Tweetbot 3 Makes The Case For 3rd-Party Twitter Apps With Bones-Deep iOS 7 Rewrite

Today marks the launch of the full rewrite of Tweetbot for iOS 7. The app is a paid upgrade, which is available for $2.99 at launch and will go up to $4.99 after the initial sale.

As one of the most popular third-party clients available for Twitter, the app has become the poster child for what outside developers brought to the Twitter equation. And with the iOS 7 update, it’s going to set another sort of precedent by showing what you can do with a truly bones-deep re-thinking of an app with Apple’s new aesthetic in mind.

When iOS 7 was released, we saw a lot of updates come down the pipe that were little more than a re-skinning of iOS 7 apps. A nip and tuck here and there for sure, but only a few were stripped down and redone with Apple’s new indicators in mind. iOS 7 is all about physicality and far less about the illustrative pixel-perfect character of iOS 6. PhoneT1

“We wanted to have a very clean and iOS 7 look to Tweetbot, with a strong focus on content. We used Physics and custom transitions to add that sense of joy that we add to our apps,” Tapbots’ Paul Haddad says of the Tweetbot 3 redesign.

That sense of joy permeates the app, with subtle animations and wonderfully redone audio cues. Everything is lighter, brighter and more readable overall. Within a couple of days of using the new app it was nearly impossible for me to look at the old version of Tweetbot for any extended period. It felt dark, static and very, very old. Part of this is the natural effect that iOS 7’s ‘shock to the system’ has had on all apps, but a lot more of it is a careful re-evaluation of what makes Tweetbot work.

Going from a very illustrative style to one that has to convey personality via subtle animations and clever uses of Apple’s new physics system is no small feat. Especially for an app as distinct as Tweetbot.

The main timeline of Tweetbot 3 has a brand-new lighter look with a white background and crisp typography. The tweets obey Apple’s system-wide font-sizing controls under Dynamic Type Size if you want to fit more on the page.

One major change that many will notice is that there is only a single directional swipe (right to left) to expand Twitter conversations now. Haddad says that this was to eliminate the confusion between the reply and conversation views. It takes some getting used to if you commonly used the replies view, but it’s less confusing over all.

Tweetbot 3 also features background tweet fetching using Apple’s new APIs. This means that you’ll see your newest tweets as soon as you open the app, a major improvement on the old “open and refresh” behavior.


Tapping on a tweet still swings down the quick-action pane and tapping-to-hold offers additional features like copying links.

The one complaint that I have with Tweetbot 3’s new interface is that once you’ve drilled down into a conversation, you must drill down one more level on another tweet in that conversation to favorite or retweet it. I’d love it if you could tap to drop the action pane as you can in the main timeline. I also wouldn’t mind a discrete font-size control within the app, separately from the system controls.

The personality of Tweetbot 3 really peeks through when you encounter animated elements though. Try tapping on a media link and you’ll get a full-screen image that can be moved around with a finger and tossed off the screen in any direction — enabled by Apple’s new dynamics engine. This isn’t a pre-programmed animation.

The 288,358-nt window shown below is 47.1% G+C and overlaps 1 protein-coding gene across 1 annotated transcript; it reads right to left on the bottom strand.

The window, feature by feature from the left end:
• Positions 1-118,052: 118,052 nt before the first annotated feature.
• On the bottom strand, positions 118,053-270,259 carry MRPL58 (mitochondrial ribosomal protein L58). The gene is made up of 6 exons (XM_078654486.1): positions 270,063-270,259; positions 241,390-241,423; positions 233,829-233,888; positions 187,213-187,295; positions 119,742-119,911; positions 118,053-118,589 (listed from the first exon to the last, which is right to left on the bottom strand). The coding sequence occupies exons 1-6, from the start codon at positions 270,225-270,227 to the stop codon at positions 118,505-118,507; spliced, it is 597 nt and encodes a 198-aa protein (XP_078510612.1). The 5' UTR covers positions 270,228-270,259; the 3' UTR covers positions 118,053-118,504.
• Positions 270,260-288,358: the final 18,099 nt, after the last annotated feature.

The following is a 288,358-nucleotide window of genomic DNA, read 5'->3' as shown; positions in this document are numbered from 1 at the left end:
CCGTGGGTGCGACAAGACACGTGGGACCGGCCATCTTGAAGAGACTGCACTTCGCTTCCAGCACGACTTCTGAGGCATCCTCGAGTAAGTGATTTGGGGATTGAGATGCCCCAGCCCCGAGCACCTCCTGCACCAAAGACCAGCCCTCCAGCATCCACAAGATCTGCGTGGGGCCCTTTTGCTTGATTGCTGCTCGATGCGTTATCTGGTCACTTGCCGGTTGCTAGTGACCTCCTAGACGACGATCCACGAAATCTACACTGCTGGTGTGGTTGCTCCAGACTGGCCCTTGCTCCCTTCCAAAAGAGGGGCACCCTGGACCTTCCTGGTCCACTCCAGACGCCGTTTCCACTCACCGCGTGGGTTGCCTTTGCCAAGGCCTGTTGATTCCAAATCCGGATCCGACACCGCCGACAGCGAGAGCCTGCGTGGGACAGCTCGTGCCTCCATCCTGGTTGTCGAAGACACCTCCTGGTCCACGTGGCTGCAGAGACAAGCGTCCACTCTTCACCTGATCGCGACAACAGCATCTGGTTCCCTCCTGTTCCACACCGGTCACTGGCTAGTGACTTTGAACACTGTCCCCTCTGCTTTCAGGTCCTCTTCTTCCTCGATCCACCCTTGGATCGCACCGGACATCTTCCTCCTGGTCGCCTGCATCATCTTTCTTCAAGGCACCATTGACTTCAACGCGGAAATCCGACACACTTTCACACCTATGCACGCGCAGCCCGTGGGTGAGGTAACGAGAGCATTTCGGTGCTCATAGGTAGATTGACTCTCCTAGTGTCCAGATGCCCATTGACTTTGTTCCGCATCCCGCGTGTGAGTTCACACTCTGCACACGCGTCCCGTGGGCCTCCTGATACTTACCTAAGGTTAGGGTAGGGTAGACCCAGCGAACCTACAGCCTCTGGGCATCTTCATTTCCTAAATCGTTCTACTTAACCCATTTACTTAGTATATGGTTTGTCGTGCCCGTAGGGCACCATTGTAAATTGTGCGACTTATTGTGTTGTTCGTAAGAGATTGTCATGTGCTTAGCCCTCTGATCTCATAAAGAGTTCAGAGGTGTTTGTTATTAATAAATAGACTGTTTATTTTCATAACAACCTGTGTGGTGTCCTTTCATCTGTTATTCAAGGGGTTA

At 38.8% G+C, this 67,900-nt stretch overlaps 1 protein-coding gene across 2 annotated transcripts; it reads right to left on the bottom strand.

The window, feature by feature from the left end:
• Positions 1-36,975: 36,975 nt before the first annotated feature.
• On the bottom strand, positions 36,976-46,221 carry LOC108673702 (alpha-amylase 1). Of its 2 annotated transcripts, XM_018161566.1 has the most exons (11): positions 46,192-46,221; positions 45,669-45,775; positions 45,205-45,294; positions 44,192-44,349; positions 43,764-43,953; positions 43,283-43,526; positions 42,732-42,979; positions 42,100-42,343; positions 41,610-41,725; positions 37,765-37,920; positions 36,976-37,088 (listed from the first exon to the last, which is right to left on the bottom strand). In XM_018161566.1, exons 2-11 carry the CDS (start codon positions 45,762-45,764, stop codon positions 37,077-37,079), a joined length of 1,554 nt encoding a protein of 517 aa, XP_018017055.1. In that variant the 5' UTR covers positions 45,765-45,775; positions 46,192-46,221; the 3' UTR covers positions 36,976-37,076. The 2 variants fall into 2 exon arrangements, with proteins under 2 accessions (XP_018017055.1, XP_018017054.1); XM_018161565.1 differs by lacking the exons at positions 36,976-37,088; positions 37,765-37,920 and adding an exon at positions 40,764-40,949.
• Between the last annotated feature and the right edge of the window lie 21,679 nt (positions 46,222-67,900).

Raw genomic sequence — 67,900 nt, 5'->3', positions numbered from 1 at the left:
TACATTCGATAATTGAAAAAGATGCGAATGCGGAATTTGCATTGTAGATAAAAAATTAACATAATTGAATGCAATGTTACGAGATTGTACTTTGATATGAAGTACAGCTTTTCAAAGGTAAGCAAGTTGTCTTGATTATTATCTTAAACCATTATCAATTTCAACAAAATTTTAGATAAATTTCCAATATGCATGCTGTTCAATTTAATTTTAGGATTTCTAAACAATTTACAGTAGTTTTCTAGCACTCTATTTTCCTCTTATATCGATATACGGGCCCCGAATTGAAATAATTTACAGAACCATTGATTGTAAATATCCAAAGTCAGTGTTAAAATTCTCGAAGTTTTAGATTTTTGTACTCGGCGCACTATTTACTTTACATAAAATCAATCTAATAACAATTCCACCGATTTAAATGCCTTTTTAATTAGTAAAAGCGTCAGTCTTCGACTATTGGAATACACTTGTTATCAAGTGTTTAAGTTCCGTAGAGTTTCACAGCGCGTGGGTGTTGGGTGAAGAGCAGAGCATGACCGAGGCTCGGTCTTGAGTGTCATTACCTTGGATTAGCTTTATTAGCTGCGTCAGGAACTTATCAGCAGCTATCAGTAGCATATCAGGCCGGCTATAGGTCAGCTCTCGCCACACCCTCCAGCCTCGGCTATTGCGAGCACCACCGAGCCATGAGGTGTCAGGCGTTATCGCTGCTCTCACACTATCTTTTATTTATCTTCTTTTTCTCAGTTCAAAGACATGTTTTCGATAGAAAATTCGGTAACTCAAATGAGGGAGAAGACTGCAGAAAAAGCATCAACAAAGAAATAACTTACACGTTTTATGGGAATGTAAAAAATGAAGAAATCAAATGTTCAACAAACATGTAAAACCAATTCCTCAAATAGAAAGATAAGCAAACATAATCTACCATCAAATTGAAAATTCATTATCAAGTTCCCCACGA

The app’s reliance on motion to tell its story once again makes a good argument for “video” or “animated” screenshots on the App Store. The personality of Tweetbot 3 doesn’t translate to screenshots, but it shines on actual usage. This is something that’s likely to come up with all of the best iOS 7 apps in the future.

Frosty panes of translucency are used when appropriate, like the accounts screen and profile views. It all feels crisp and futuristic — and very much like a poster child for the design aesthetics that Apple wanted developers to take away from its new direction.

The incredibly useful and feature-rich nature of Tweetbot, thankfully, has remained in full force. This is truly the preferred client of Twitter power users in every way. There’s no comparison between the utility of Tweetbot and the Twitter apps that are currently offered for iOS. We’ve heard that there is a redesign still in the works at Twitter, and that’s good because as it is, there’s simply no reason for heavy tweeters to use those apps over Tweetbot.


One major, very subversive feature of Tweetbot 3 is the way that it prominently displays Twitter’s Verified check mark. There’s something about seeing the blue badge right in the timeline that makes verification a bigger deal than Twitter ever has. Those avatars jump out at you and the badge is even more of a status symbol now. I have this theory that Twitter is slowly working its way toward verifying all users, but until it does, the blue check is going to become insanely sought after among users of Tweetbot.

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Hilariously, Tapbots Haddad and Jardine have their own custom badges.

The new Tweetbot uses the same token pool as the previous version, so users updating to the new app will not take up an additional slot. But that pool remains just as limited as it was when Twitter instituted its new caps on user tokens, so there is a limited amount of Tweetbot revenue still available to Tapbots. That’s why I find the plan to pay not only justifiable but relieving. I want to pay Tapbots for their hard work getting this thing in the shape that it’s in, which is fantastic. And paying for all of those months of work is the least that most of us can do for as much utility as Twitter power players get out of the app.

The app is available on the App Store today for $2.99.